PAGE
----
These false assertions have been debunked in numerous more thorough examinations, so it suffices to say that the majority of countries do not share U.S. and like-minded states’ concerns about the TPNW, which former IAEA Director General Hans Blix characterized as “excessive” and technically “strained.” These supportive countries recognize instead that the treaty complements existing structures to reduce nuclear threats. The United States’ last-minute attempt to prevent the treaty from reaching entry into force, by asking states to withdraw ratifications, underscores how ineffective and misguided the U.S. approach to the TPNW has been.
This aggressive opposition did not impede countries from signing and ratifying the treaty, nor did it diminish global support. A recent study on public opinion in Japan, for example, demonstrates that widespread support for the treaty was not swayed by critical arguments, including U.S. arguments that the TPNW might undermine security or other nuclear treaties.
To the contrary, support for the TPNW is such that the treaty reached the necessary threshold of 50 States Parties required for it to enter into force during a global pandemic. Despite many parliaments worldwide slowing or ceasing work throughout 2020, the TPNW’s accession rate remains comparable to the rate of other disarmament treaties. In December 2020, 130 countries voted in favor of the UN General Assembly resolution welcoming the treaty and calling on all states to join.
Nuclear-armed states aggressively denouncing an initiative with global support impairs unity in other international fora needed to advance other nuclear disarmament, nonproliferation, and risk reduction measures.
Implications of Entry Into Force
U.S. denouncements of the TPNW also ignore the significant impact of this treaty internationally, and on the United States itself. When the TPNW enters into force, States Parties will immediately need to adhere to the treaty’s Article 1 prohibitions, prohibiting them from developing, testing, producing, manufacturing, acquiring, transferring, possessing, stockpiling, using, or threatening to use nuclear weapons, or allowing nuclear weapons to be stationed in their territories. It also prohibits States Parties from assisting, encouraging, or inducing anyone to engage in these activities.
Under Articles 6 and 7 of the TPNW, States Parties also are obligated to assist victims of and remediate environments contaminated by nuclear weapon use and testing. These “positive obligations” break new ground in international nuclear weapons law. States with affected victims and contaminated lands under their jurisdiction have the primary responsibility for providing assistance, in a nod to state sovereignty and practical facilitation.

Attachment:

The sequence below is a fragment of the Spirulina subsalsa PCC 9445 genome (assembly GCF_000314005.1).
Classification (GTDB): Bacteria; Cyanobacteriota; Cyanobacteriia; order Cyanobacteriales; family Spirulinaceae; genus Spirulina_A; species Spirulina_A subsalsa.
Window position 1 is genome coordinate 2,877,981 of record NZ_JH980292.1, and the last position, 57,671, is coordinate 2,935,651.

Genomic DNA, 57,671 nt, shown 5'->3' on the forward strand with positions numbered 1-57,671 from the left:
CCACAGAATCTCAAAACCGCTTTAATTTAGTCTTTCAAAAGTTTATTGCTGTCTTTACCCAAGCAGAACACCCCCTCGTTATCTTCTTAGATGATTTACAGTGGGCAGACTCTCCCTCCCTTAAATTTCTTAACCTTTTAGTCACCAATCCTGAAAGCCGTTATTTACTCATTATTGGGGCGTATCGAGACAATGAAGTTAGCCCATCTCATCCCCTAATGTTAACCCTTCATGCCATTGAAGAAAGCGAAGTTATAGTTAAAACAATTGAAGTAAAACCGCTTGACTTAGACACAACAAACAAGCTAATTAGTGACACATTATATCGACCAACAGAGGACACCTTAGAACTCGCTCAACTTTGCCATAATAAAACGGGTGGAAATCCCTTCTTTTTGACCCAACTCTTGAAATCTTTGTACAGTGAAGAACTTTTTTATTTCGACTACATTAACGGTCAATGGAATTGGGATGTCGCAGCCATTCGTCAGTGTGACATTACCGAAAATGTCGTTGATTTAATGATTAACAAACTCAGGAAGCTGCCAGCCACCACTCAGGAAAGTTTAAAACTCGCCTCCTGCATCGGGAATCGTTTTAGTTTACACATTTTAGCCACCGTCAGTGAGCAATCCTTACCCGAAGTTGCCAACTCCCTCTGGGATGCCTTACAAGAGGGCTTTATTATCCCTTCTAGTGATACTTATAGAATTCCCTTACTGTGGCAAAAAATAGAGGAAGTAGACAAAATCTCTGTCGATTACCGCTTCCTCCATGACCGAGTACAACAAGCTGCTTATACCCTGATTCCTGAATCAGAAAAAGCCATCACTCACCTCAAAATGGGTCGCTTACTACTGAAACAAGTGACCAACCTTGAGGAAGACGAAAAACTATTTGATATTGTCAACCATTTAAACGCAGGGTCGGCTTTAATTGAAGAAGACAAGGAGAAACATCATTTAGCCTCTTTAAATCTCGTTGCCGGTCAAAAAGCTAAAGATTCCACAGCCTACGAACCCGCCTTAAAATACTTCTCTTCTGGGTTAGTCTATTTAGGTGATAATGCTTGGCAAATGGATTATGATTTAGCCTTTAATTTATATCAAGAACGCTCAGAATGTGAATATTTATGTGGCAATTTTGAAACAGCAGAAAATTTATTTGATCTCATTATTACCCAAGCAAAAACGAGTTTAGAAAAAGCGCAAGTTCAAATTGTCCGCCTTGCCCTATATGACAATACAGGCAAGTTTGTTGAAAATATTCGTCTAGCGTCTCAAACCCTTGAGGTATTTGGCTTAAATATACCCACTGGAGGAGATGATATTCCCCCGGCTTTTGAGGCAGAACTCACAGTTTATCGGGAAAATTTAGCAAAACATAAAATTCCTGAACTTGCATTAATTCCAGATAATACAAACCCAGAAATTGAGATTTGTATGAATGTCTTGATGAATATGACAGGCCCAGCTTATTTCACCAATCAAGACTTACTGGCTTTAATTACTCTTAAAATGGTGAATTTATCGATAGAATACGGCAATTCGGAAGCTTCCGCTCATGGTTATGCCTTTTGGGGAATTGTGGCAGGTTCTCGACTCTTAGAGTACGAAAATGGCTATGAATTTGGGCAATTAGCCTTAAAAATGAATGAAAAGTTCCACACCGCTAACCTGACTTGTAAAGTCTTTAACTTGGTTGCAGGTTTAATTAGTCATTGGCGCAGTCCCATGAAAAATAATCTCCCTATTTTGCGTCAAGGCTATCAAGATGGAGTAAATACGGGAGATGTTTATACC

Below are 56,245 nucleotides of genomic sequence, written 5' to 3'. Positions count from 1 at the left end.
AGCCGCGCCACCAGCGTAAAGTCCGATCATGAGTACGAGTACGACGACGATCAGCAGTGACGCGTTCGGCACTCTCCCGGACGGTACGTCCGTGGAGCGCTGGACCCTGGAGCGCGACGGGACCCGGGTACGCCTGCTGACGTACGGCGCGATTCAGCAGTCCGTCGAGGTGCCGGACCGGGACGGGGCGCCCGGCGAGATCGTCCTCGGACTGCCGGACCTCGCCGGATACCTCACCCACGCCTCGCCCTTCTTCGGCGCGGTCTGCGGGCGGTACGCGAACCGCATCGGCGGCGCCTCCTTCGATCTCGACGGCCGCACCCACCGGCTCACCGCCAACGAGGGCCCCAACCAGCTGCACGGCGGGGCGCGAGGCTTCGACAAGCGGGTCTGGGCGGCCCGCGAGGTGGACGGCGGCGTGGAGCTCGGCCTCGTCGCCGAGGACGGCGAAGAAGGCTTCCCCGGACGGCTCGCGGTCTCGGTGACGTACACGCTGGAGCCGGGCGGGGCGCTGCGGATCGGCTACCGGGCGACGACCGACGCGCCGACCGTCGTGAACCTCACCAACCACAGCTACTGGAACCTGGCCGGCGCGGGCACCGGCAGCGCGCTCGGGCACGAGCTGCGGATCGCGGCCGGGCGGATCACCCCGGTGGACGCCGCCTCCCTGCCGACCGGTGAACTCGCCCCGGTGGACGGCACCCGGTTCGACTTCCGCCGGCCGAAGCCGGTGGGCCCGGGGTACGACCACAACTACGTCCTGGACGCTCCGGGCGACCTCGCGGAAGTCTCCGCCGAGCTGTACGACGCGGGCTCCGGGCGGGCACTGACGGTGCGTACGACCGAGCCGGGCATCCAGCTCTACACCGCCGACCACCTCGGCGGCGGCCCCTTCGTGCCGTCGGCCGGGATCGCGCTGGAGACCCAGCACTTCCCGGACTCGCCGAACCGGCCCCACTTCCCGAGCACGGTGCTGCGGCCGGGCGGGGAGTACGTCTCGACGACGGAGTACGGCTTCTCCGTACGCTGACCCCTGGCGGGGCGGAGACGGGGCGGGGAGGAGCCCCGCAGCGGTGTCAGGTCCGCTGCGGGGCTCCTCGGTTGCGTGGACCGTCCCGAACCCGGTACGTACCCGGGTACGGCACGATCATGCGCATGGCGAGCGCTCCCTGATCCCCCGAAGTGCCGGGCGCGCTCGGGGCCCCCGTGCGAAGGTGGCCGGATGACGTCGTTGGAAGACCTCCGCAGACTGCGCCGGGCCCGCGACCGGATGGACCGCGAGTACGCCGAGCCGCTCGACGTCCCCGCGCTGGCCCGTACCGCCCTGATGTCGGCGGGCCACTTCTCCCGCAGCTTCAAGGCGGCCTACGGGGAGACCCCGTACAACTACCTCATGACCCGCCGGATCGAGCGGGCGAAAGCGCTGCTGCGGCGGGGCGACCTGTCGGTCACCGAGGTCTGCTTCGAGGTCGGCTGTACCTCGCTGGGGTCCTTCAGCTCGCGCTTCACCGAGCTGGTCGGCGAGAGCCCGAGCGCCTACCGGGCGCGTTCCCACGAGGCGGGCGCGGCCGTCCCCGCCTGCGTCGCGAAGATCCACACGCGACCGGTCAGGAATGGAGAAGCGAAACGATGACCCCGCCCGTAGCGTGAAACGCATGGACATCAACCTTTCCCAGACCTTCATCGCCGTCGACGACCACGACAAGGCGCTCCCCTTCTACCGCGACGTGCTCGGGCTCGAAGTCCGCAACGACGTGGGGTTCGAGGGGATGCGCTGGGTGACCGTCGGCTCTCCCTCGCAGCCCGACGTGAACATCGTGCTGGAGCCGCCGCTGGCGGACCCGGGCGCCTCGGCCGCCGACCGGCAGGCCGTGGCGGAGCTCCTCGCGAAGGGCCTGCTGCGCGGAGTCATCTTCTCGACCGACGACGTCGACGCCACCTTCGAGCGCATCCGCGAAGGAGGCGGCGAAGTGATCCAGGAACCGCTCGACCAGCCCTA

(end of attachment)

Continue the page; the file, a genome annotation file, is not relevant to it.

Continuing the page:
However, Article 7 requires all States Parties to cooperate in implementing the treaty and, particularly for those in a position to do so, to assist affected states. States Parties may also implement Article 7 by helping other states to abide by other articles, such as adopting national laws to implement the treaty, or cooperating on initiatives to promote universalization to the treaty.
States Parties’ implementation of the TPNW will impact states not party, including the United States. For example, in fulfilling its TPNW Article 12 obligations, States Parties may urge the United States to join the treaty in bilateral meetings. Creating strong international standards for victim assistance to implement TPNW Article 6 could build support in the United States to expand and extend the Radiation Compensation Exposure Act, which provides assistance to some U.S. nuclear testing victims but not to all. The United States could also contribute to victim assistance programs established by the treaty, similar to how it contributes funds to assist landmine victims despite not being party to the Anti-Personnel Mine Ban Convention.
While the TPNW creates legally binding obligations only for States Parties, it reinforces existing law, applicable to all states, regarding non-use and elimination of nuclear weapons, and it furthers norms against nuclear weapons. As norms shift, incentives may shift also, and states not party may be expected to change behavior due to the increased stigmatization of nuclear weapons.
After the entry into force of the Anti-Personnel Mine Ban Convention and the Cluster Munitions Convention, for example, states that had not joined those treaties nevertheless changed policies on use and transfer of those weapons, companies based in states not party ceased production of the prohibited weapons, and financial institutions in states not party ceased investing in producing companies. Even before the TPNW’s entry into force, we have seen similar effects for nuclear weapons. For example, despite the Netherlands not being party to the TPNW, the Dutch pension fund ABP chose to stop investing in companies producing nuclear weapons, citing their prohibition under the TPNW.
Recommendations for Biden Administration
Instead of pursuing the ineffective strategies of the Obama and Trump administrations and hoping for different results, the new Biden administration should sign the TPNW, submit it to the Senate for ratification, and take immediate steps to more constructively engage with the treaty’s regime.